2/3/2020 | Sowing and Reaping

The winter blues (and the general blues that tend to come with transitional seasons) have hit the Hageman house this week. We’re trying . . . trying . . . to chug along in the spirit of the Psalmist, who declares, “If you, O Lord, should mark iniquities, O Lord, who could stand? But with you there is forgiveness, that you may be feared. I wait for the Lord, my soul waits, and in His word I hope” (130:3-5 ESV).

Something I didn’t understand about verses like this until the past two years is how often “waiting for the Lord” is about waiting for Him to change you, not just your circumstances. One of the hardest things about the Christian life that I’ve found so far is that sanctification (growing in holiness and spiritual maturity) tends to happen in much slower, subtler ways than what we expect. This might cause us to be frustrated with God because we think He isn’t transforming and renewing us effectively, which can then lead into despair and hopelessness about the future. I still fall into this way of thinking a lot of the time, especially in seasons where the problems are piling up and I’m tempted to impatiently demand that God just do something already. There is so much pride in this, not to mention a basic misunderstanding of the depth and complexity of sin, holiness, and the human spirit. “Overnight” change may happen in some cases, praise God, but it is absolutely not normative.

So, as we trudge along in our pursuit of more maturity – in finances, in marriage, in service, you name it – I’m praying God will continue to spite our bad expectations of Him and remain faithful even when we fall. Something we need a lot of prayer for in this area is that God would change us to believe that what He offers us in Christ is more sure and more sufficient than the familiarity of the sinful worldliness that has ensnared us for so long. It’s hard to trust that things unseen and eternal are worth more than the hollow pleasures we’ve come to rely on (no matter how often they fail to deliver on their promises).

In light of this, the concept of sowing and reaping has come to mind a lot in the past few days. I was reading over the end of Galatians 6 during our pastor’s message on Sunday, and verses 7-9 were really convicting to me:

“Do not be deceived: God is not mocked, for whatever one sows, that will he also reap. For the one who sows to his own flesh will from the flesh reap corruption, but the one who sows to the Spirit will from the Spirit reap eternal life. And let us not grow weary of doing good, for in due season we will reap, if we do not give up.” (ESV)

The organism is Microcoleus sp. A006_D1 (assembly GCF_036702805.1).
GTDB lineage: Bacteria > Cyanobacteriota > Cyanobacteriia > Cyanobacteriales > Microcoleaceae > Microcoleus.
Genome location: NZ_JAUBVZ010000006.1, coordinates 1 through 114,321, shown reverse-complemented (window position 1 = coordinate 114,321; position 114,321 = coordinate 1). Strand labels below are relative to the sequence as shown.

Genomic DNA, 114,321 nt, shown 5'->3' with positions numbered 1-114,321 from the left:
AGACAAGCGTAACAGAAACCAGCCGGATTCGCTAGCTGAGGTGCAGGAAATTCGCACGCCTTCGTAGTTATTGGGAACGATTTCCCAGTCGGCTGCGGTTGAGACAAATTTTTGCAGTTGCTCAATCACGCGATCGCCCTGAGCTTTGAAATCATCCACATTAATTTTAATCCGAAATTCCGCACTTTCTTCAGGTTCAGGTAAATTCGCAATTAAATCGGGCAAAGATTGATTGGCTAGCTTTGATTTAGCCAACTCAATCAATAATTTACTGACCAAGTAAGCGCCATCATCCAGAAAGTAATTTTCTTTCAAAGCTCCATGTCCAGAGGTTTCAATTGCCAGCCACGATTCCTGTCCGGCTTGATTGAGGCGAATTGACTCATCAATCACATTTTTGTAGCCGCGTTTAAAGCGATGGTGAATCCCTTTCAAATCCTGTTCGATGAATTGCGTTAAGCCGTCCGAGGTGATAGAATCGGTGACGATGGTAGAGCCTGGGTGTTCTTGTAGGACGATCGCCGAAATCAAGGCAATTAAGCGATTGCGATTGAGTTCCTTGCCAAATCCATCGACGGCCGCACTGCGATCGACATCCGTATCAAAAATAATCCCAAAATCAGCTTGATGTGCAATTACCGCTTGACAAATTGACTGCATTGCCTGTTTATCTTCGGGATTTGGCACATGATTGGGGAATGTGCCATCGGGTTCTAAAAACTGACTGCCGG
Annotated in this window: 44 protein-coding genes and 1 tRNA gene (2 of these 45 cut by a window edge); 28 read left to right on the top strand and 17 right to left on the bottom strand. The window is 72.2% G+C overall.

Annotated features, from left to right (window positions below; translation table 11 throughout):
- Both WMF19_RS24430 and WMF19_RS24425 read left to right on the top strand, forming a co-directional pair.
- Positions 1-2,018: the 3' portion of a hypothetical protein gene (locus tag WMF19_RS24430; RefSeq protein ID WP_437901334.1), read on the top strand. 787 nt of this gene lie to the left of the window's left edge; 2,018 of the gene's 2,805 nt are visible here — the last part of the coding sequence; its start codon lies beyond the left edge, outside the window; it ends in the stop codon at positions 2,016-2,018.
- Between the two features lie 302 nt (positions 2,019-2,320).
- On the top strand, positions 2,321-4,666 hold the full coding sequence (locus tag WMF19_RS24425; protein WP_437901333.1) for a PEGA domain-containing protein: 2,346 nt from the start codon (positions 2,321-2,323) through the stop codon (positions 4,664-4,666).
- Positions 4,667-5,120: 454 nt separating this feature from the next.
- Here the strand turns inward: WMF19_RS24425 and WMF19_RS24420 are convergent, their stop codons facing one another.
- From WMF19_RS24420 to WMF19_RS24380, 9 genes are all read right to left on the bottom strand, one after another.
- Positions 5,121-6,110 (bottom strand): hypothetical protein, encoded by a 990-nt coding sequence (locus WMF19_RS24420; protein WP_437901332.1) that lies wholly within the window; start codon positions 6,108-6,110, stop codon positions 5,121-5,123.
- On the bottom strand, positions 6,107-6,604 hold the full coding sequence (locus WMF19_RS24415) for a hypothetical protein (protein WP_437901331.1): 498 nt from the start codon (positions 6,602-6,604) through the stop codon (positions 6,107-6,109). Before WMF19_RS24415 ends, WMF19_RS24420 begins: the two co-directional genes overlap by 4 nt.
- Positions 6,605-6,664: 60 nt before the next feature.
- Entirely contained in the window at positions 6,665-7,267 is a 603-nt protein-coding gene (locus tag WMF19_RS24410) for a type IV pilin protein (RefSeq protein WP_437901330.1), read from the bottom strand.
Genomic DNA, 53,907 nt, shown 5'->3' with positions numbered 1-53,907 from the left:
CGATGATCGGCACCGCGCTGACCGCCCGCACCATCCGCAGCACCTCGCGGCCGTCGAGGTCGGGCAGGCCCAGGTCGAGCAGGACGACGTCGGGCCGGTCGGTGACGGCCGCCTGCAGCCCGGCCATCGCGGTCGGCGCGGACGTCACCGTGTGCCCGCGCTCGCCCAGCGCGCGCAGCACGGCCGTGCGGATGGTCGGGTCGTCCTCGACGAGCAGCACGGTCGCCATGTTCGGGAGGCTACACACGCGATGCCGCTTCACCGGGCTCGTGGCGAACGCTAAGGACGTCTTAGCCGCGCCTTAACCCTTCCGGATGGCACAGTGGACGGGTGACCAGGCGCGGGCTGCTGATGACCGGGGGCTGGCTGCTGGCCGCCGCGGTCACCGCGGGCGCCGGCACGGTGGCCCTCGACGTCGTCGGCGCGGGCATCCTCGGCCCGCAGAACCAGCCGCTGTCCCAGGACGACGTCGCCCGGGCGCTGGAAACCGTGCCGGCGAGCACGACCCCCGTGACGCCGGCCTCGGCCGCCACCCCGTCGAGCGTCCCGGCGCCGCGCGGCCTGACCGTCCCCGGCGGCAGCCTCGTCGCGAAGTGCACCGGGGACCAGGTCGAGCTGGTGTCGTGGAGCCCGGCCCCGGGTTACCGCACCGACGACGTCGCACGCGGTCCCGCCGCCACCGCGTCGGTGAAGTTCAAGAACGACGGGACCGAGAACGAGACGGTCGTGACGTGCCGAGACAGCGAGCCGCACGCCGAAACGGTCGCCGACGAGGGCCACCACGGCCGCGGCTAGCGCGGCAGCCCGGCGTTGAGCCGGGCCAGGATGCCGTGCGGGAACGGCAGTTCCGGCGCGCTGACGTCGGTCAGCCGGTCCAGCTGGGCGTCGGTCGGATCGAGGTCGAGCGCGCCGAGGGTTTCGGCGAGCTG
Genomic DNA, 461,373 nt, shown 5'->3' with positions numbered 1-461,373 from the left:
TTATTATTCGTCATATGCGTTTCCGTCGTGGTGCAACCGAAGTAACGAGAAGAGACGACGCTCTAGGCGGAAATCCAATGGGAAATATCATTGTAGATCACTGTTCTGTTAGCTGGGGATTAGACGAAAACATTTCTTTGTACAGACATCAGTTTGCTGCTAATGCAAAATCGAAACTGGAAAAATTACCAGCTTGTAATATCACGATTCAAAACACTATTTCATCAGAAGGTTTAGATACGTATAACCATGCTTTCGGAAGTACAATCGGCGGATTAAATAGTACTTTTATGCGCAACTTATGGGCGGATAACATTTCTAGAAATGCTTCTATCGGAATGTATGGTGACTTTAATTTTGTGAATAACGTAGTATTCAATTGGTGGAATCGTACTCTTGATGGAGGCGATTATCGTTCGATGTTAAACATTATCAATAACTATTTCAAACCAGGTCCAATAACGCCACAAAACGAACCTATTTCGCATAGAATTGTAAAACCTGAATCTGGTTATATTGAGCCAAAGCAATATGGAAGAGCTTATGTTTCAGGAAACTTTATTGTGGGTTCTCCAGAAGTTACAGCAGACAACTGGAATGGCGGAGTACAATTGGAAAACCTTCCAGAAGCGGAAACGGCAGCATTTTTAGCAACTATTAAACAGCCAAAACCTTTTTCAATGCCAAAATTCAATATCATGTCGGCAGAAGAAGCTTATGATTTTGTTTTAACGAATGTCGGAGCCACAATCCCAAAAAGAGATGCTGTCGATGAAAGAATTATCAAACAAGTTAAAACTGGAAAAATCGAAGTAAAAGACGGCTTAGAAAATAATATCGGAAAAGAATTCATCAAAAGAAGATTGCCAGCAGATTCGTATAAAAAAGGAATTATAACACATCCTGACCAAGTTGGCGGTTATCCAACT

Most of the problems in our life are a direct result of “sowing to the flesh,” or living under the authority of our sinful selves rather than the authority of God. Part of this is because sowing to the flesh often appears to produce a quick, attractive harvest. But in the end, as we learn in gardening, fruit that is grown through the most convenient methods is often susceptible to more diseases, pests, and stress than fruit grown through hard work and humble patience. It appears to be a successful harvest for a very short time, but quickly begins to rot, and we reap corruption because of what we sowed. On the contrary, sowing “to the Spirit” (sowing seeds of repentance, godliness, and eternal perspective) might at first seem unattractive, even undesirable. Why? Because the harvest is long and arduous. Even though we’re aware the quality of the fruit will be far better, we despise the process. This is why verse nine tells us not to grow weary in doing good, because “in due season we will reap, if we do not give up.”

Anyway, yeah. That’s what we’ve been pondering lately. On to the more mundane stuff:

I (Jessica) am constantly trying to find the balance between rest and work as a very pregnant lady. The nesting urges hit me in phases of productivity followed by phases of exhaustion and lethargy. It feels like everywhere I look, I see something that is (surely) covered in germs or that is (surely) not functioning as efficiently as it could be. It’s a part of God’s good design for reproduction, sure, but it can be overwhelming. Devynn has been helping me a lot both by taking on things like doing the dishes, taking me on walks, and reminding me gently (or harshly, depending on the need of the moment) to re-evaluate my priorities and let go of the nonessentials. There’s just something that strikes dread in my heart when I think about how it would feel to go into labor and be surrounded by clutter and dust – to bring a tiny baby home to a space that is chaotic rather than ordered.

We’ve almost got all the essentials needed to get us through the rest of our stay in Virginia with baby, and God has been faithful to make me more content with having needs met rather than wants. There are definitely some material needs for the labor process that we haven’t been able to buy yet (we are, in fact, attempting an unmedicated delivery at a local birth center) as well as some breastfeeding items that I wanted to research more before purchasing. I’ve compiled everything I can think of into an unapologetically-practical Amazon registry which can be found here.

Above all, we need continued prayer for wisdom, provision, Gospel perspective, and joy as we prepare for whatever God sees fit to bring us next.

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